Unlocking the Potential of the North

Chief Minister Adam Giles will lobby leaders in Canberra this week for increased infrastructure spending to unlock Northern Australia’s economic potential.

“The Commonwealth’s White Paper on Northern Australia Development is a truly nation-building opportunity and I want the country’s leaders to get on board,” Mr Giles said.

Mr Giles is in Canberra for Friday’s Council of Australian Governments meeting where he plans to discuss Northern Australia Development with his fellow state and territory leaders, as well as the Prime Minister.

“The infrastructure needs of the Northern Territory and other parts of Northern Australia lag 150 years behind the rest of the nation. This is an unprecedented opportunity to build infrastructure that will unlock growth across the under-developed North, long into the future,” Mr Giles said

“The Territory is in an ideal position because of our central location between Asia’s booming economies and Australia’s well developed and supported South.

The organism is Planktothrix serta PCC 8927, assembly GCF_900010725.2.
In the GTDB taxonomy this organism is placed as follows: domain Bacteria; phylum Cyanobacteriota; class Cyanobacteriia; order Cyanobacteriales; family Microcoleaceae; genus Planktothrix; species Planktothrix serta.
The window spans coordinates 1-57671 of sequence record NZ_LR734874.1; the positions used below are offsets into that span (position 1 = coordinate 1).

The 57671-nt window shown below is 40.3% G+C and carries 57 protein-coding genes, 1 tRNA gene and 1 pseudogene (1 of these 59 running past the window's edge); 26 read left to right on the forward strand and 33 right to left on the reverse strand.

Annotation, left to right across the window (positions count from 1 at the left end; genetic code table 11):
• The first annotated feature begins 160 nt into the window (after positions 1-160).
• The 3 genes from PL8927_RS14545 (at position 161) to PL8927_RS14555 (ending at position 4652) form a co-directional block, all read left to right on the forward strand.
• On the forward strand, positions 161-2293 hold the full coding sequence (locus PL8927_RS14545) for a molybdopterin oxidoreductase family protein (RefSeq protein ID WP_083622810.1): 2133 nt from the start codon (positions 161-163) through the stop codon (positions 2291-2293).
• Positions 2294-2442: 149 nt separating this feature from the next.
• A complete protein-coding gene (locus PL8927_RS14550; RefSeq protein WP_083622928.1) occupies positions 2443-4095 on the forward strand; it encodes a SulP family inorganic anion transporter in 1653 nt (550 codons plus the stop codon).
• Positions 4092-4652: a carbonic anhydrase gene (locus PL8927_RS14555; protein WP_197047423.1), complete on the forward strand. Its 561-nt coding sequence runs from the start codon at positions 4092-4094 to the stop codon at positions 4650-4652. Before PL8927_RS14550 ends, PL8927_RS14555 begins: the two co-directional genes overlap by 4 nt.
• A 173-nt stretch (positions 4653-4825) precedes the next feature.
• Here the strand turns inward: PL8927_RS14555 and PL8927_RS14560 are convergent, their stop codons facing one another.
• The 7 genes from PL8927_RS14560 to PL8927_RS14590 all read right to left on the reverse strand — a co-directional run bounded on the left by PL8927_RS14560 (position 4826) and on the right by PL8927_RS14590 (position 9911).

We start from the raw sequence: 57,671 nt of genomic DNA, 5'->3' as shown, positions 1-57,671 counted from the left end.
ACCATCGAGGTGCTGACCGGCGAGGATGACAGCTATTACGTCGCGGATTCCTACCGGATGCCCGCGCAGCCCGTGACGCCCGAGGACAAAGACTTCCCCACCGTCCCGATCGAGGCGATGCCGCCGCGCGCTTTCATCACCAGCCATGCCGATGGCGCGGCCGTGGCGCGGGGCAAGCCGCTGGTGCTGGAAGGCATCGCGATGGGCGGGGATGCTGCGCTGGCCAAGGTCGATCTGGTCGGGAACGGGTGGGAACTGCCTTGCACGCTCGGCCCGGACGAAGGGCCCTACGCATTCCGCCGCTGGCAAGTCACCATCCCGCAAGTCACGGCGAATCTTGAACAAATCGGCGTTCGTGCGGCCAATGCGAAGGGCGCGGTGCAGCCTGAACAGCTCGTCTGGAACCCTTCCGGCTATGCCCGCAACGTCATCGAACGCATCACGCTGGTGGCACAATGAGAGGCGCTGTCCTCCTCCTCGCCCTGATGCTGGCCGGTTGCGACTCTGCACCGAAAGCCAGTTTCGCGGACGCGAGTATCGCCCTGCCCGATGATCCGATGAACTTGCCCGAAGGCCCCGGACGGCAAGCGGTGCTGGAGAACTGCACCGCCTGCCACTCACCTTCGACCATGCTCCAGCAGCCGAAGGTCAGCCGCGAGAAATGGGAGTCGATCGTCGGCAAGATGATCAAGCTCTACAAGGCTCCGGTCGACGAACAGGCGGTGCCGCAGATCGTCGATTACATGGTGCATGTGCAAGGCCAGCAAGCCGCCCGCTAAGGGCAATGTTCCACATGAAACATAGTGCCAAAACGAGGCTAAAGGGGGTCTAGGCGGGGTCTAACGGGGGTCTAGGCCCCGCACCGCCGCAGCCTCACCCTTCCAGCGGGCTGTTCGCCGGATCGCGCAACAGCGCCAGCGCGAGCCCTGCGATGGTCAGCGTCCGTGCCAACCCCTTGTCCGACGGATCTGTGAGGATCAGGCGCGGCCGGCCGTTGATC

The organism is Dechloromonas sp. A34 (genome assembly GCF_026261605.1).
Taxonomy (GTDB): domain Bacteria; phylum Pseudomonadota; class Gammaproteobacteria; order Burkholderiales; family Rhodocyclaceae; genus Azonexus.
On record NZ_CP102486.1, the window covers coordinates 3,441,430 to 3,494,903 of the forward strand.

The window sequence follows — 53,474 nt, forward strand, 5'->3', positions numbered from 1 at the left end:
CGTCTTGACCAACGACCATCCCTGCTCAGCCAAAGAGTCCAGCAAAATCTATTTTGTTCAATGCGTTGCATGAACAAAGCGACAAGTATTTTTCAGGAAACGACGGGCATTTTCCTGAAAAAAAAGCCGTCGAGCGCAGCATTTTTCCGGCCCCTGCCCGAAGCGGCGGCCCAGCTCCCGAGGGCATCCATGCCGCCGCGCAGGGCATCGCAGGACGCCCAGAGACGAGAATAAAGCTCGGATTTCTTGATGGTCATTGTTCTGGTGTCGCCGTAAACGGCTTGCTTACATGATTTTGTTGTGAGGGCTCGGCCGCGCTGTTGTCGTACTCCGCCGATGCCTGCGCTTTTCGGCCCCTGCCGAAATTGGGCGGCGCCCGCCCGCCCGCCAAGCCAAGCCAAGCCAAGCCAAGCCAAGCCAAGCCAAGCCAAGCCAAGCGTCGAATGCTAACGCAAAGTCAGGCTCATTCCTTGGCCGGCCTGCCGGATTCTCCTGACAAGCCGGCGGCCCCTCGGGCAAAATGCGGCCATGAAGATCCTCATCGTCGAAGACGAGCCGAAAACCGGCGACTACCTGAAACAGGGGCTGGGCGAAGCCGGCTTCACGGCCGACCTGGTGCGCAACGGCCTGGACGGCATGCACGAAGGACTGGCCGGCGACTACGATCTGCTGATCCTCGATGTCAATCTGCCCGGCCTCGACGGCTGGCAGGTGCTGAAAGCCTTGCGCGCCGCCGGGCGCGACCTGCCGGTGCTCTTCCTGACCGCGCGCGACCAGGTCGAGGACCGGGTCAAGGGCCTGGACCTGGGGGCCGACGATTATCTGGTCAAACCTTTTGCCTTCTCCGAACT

“The Territory’s geographical position alone is a decisive advantage when it comes to Asia, but there is much more to this than just our location.

“With an abundance of natural resources, vast tracts of undeveloped land and a pro-development attitude, it has become increasingly obvious that Northern Australia is poised to be a key contributor to the nation’s future prosperity.

“The key to unlocking this potential is investment in roads, rail and ports, as well as government policy settings that actively promote responsible and sustainable economic development.”

The Territory Government supports proposed infrastructure reforms being discussed at COAG, however Mr Giles will strongly advocate for a broadening of the cost-benefit analysis that is currently used to determine Commonwealth funding.

“The traditional cost-benefit approach means that infrastructure projects are prioritised for funding based on their contribution to national productivity, with little regard for their wider regional economic benefit,” Mr Giles said.

“This bean-counter ideology runs counter to the visionary thinking behind the nation’s earliest road and rail networks, dams and pipelines which came at a huge financial cost but were pursued based on their longer-term economic return.

“The current cost-benefit system works against regional and remote projects because they are inherently more expensive and impact on more sparsely populated areas. This attitude needs to change if we truly want to encourage and promote North Australia Development.”

Media Contact: Danielle Parry 0413 081 801